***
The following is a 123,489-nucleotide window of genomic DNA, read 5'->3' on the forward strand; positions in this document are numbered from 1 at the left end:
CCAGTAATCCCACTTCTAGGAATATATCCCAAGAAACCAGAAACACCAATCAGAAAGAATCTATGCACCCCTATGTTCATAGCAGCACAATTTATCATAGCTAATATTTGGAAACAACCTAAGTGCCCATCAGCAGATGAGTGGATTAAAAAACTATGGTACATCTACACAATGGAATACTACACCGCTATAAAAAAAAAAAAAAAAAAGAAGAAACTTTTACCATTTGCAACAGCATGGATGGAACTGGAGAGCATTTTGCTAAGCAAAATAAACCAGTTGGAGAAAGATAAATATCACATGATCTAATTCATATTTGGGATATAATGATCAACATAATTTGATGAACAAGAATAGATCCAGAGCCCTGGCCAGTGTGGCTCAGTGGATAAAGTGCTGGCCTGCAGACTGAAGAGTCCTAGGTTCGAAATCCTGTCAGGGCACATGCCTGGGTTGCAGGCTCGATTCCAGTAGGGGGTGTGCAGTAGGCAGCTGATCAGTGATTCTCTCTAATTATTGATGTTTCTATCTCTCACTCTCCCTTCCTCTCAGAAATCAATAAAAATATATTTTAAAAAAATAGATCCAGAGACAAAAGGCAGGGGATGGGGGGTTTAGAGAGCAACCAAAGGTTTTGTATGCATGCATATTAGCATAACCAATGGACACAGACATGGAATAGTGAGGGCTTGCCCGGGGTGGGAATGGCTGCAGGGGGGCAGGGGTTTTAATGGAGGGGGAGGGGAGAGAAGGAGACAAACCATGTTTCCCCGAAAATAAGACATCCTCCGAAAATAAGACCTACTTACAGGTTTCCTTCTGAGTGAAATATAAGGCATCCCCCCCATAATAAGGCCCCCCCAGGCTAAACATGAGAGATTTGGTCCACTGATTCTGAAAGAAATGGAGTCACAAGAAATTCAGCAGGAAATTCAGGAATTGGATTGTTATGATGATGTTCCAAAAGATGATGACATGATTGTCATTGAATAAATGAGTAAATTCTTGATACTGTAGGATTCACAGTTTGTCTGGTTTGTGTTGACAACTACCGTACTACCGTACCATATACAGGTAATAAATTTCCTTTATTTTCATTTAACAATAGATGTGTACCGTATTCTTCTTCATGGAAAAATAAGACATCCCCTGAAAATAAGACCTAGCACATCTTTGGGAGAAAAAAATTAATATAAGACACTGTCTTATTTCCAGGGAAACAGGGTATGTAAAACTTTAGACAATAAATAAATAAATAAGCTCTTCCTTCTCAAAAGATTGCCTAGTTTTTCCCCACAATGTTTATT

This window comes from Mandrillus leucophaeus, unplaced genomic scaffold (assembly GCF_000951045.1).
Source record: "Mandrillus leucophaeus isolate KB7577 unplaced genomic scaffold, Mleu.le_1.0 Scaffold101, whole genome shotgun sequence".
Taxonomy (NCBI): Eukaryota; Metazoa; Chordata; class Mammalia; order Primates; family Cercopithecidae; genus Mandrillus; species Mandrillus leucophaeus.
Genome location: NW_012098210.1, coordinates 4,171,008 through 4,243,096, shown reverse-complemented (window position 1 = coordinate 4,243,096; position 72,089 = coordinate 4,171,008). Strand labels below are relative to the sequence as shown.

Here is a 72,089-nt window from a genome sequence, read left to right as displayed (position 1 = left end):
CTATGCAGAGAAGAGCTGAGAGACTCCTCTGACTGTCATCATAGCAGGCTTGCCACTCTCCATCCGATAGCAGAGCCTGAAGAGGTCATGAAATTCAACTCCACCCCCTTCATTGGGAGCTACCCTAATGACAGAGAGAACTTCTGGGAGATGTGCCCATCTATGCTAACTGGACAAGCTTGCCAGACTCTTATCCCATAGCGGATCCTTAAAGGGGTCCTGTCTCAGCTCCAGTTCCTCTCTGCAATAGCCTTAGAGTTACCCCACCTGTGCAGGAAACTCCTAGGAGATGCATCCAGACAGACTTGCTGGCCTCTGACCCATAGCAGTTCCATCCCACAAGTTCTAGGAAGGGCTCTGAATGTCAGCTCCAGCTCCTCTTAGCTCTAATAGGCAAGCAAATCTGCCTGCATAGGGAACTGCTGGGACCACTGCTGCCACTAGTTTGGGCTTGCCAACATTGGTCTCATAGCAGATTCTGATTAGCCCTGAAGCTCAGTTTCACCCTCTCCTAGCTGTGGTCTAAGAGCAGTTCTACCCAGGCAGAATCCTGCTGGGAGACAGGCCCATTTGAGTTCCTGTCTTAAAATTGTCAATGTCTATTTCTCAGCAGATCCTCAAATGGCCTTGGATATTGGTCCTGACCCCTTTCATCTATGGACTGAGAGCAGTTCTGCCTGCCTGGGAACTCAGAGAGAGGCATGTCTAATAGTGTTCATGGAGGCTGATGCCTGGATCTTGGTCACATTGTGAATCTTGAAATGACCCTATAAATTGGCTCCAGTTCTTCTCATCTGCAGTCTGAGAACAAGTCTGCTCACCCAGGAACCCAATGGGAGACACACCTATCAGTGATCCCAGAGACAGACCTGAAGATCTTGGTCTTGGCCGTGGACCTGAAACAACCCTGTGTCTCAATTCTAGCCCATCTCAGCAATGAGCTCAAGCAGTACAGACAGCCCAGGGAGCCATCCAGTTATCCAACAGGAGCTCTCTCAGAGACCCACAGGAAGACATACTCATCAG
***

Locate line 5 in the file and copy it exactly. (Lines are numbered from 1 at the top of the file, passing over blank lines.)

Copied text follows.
Taxonomy (NCBI): Eukaryota; Metazoa; Chordata; class Mammalia; order Primates; family Cercopithecidae; genus Mandrillus; species Mandrillus leucophaeus.